Reprinted from NewsMax.com
EU ReportBlasts U.S. Detainee Policy
Wednesday, Nov. 29,2006
A European Parliament commission issued a draft report inBrussels on Tuesday that vigorously condemned the United States forapprehending terrorists on European soil and transporting them to"secret prisons" around the world.
The report called for the closure of the U.S.-run interrogationand detention facility in Guantanamo Bay, Cuba, "and for Europeancountries to accept the return of their citizens and residents whoare being held illegally by U.S. authorities."
Members of the European investigating commission have beenpublicly critical of the United States, but never before in suchharsh terms.
Their draft report, released on Tuesday in Brussels, was a baldcondemnation of the U.S.-led war on terror and of the Europeangovernments and officials who have assisted it.
It called on the European parliament to issue a resolution that"condemns extraordinary rendition as an illegal and systematicinstrument used by the United States in the fight against terrorism,"while chastising European countries for "the acceptance andconcealing of the practice."
In a throwback to the policies of the Clinton administration, theEuropean report insisted that "terrorism must be fought by legalmeans," and insisted that the United States "rethink the relationshipbetween the need for security and the rights of individuals."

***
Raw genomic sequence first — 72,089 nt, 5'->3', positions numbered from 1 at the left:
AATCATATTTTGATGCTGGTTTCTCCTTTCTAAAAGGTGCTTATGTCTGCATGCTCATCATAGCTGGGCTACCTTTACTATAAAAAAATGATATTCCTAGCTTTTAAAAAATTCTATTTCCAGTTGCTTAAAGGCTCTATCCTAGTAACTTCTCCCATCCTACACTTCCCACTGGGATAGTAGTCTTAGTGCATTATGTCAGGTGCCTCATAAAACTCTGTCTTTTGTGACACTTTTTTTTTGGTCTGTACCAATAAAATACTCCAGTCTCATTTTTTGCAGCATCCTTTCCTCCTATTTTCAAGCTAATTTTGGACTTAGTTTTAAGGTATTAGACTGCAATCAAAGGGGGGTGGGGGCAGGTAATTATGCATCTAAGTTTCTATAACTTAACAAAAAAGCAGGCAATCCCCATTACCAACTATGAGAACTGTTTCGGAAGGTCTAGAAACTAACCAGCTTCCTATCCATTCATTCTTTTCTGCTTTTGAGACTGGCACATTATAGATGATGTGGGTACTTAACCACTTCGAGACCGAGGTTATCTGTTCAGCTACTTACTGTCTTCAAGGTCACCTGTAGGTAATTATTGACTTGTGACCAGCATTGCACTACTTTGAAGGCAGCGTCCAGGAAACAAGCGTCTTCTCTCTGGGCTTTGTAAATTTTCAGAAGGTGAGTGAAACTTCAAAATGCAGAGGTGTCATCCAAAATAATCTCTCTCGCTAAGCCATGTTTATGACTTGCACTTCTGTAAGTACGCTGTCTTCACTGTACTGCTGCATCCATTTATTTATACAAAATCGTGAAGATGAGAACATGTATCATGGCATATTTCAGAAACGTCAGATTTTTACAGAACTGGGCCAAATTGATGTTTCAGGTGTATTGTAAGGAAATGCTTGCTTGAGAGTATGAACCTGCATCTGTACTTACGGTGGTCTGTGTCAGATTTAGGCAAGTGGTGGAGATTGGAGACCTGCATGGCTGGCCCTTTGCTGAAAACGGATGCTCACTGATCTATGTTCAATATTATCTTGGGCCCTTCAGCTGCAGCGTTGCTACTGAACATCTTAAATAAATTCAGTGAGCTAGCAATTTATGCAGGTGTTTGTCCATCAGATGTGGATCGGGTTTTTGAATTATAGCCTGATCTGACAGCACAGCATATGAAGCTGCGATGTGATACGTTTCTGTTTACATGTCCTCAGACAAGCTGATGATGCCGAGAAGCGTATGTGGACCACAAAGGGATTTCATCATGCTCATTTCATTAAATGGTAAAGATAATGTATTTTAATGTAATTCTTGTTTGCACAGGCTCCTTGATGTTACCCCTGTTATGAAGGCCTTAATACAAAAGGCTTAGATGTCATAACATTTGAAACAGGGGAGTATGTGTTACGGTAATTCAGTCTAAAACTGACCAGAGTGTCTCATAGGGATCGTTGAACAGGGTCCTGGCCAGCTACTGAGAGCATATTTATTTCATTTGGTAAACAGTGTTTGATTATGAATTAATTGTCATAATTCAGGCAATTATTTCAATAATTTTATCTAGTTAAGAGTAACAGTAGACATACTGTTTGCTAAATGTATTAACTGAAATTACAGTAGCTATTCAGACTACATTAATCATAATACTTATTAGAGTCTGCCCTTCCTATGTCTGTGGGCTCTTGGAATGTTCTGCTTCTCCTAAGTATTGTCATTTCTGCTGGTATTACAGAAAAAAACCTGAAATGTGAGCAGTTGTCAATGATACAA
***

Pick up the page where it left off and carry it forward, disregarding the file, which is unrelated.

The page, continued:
The Europeans also gave a nod to congressional Democrats, by"[welcoming] the announcement by the incoming majority in theU.S. Senate" that it intended to hold hearings on rendition and CIAsecret prisons.
The European Parliament Temporary Committee on the alleged useof European countries by the CIA for the transportation and illegaldetention of prisoners was established in January, and has sentdelegations to Macedonia, the United States, Germany, Britain,Romania, Poland and Portugal to investigate CIA activities.
In a hearing earlier this year, the commission releaseddetailed flight logs of hundreds of secret CIA flights, identifyingthe airplanes used for renditions and the CIA proprietaries thatoperated them.
These are considered some of theAgency's most highly-valued secrets. Shell companies that own andoperate aircraft "cost us a fortune to set up," a former CIAoperations officer told NewsMax. "And now it is going to cost us afortune to replace them."
The report revealed that since October 2001, the CIA hasoperated "at least 1,245 flights . . . into the European airspace,"and chastised European governments for "relinquishing their controlover their airspace and airports by admitting flights operated by theCIA."
The report called on all European countries that have notalready done so to "initiate independent investigations into allstopovers made by civilian aircraft carried out by the CIA" since2001, and called for a review of existing European anti-terrorismlegislation "to avoid any repetition" of the CIA extraordinaryrenditions.
It revealed that 336 CIA aircraft were stopped in Germany, 170in Britain, 147 in Ireland, 91 in Portugal, 68 in Spain, 64 inGreece, and 57 in Cyprus.
After the United States, the two countries singled out for theharshest treatment in the draft report — Poland and Romania —ironicallyhad the fewest CIA stopovers, with just 21 in Romania and 11 inPoland.
The anti-American tone of the draft report was stunning, evento close observers of the European investigation.
Members of the investigating committee, headed by Italianparliamentarian Giovanni Claudio Fava, boasted that they had met"confidentially" with former CIA officers, who provided them withinside information.